It’s Time To Refine Localism
It’s not dead, just different.
Something happened this week.
Salt Creek. A man. A child. An unauthorised baptism that quickly led to a couple helicopters, one boat and a fuckload of dudes with badges all staring out into that Orange County sunset. The end result was the most concerted effort to snake London since the second World War. If you missed the story, you can read it here.
The incident received plenty of hype and the baptizer was commonly referred to as “a local.” I’m sure he was a local. I’m also sure this wasn’t an act of localism — it was a response to disrespect. However, it may still spark a conversation about localism’s place in the 2017 world of surf.
Times have changed. For better. For worse. For both. Some lineups are nearing a level of obesity that no amount of acai bowls or Peter Tosh songs could amend. But you are also currently two clicks away from an interactive map detailing surf spots in Gabon. In a case like that, it can be hard to discern pitfall from perk.
Perk or pitfall, this is a world where everything is documented. Some of you may have documented your breakfast this morning and a lot of you will point a camera at the ocean today. Nothing — no matter how boring, bland, vulgar or violent — goes unseen. And careers in law aren’t dwindling, which brings us back into localism.
Historically, localism has been about causing damage. To bodies. To emotions. To property. It didn’t matter if you were keying a car or key-bumping your way into a savage assault on a stranger’s ego, harm was the ticket. Turns out cameras dig harm. Lawyers do too.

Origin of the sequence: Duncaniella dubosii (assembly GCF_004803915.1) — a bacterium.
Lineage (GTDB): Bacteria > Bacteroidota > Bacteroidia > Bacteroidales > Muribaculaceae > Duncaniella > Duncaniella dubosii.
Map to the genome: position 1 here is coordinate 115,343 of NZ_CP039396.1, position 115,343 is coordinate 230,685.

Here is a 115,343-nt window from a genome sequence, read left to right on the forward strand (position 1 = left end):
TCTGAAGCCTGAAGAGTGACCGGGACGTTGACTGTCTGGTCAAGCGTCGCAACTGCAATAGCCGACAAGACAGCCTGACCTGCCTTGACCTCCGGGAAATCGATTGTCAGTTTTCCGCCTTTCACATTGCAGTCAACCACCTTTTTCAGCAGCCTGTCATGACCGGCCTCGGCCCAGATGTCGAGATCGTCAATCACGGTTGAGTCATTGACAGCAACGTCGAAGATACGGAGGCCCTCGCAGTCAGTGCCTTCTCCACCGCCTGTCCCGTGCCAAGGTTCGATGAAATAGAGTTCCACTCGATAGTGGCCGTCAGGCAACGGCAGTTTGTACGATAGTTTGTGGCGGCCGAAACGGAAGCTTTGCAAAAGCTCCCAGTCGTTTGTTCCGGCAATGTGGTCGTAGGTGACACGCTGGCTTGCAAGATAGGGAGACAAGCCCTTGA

So I’m going to say the tried and trusted methods of localism don’t work in this generation. Times change. If it didn’t, we’d be finger painting in caves with singed pubes. I don’t know if the old way was right or wrong, but I do know that this is a problem that can no longer be solved with the simplicity of throwing a brick through a windshield.
And that doesn’t mean localism is dead.
Off the top of my head, I can think of five very good waves that have become learn-to-surf spots and are now borderline un-surfable to the common man on the common day. That’s a flaw. That’s illogical. You can learn to surf on anything. And hey, speaking of logic, we should use it to govern modern localism.
For example, if you grew up at a wave that is accessible and also travel to surf waves that are accessible, you have no right to tell any decent, respectful surfer they can’t touch your spot. Look at Pipeline these days — anyone can paddle out, but the right people are getting the right waves. So, just get the right waves at your spot and don’t complain. If you can’t do that, it’s probably because you’re some hunchback fuck who can’t make a proper tube.
Now, there’s no overarching strategy to modernise localism in an effective way. It’s case-by-case. Like it always has been and will be. Decades ago, nobody thought they’d read that sentence. Days ago, nobody ever thought they’d see an advertisement like the above promoting a World Tour event. But, then again, times change. Noticed a theme here?
In these changed times, the best way to approach a problem is to come up with a solution that makes sense for all parties and take every step towards that. Sound simple? It’s not. Mostly because of emotion — there’s a reason why people are still bloodying each other over 100 days after Donald Trump was sworn in as the President of the United States of America and that reason is not change.
So, localise. But be smart. Be respectful. Let anybody experience the casual joy of surfing. Then let anybody who experiences the addictive bliss of surfing deal with degeneration and debt, and let them respectfully surf your wave when they’re ready.
We should change the word though. “Localism” sounds too harsh. I propose 198 pounds of boom. Or is that already taken?
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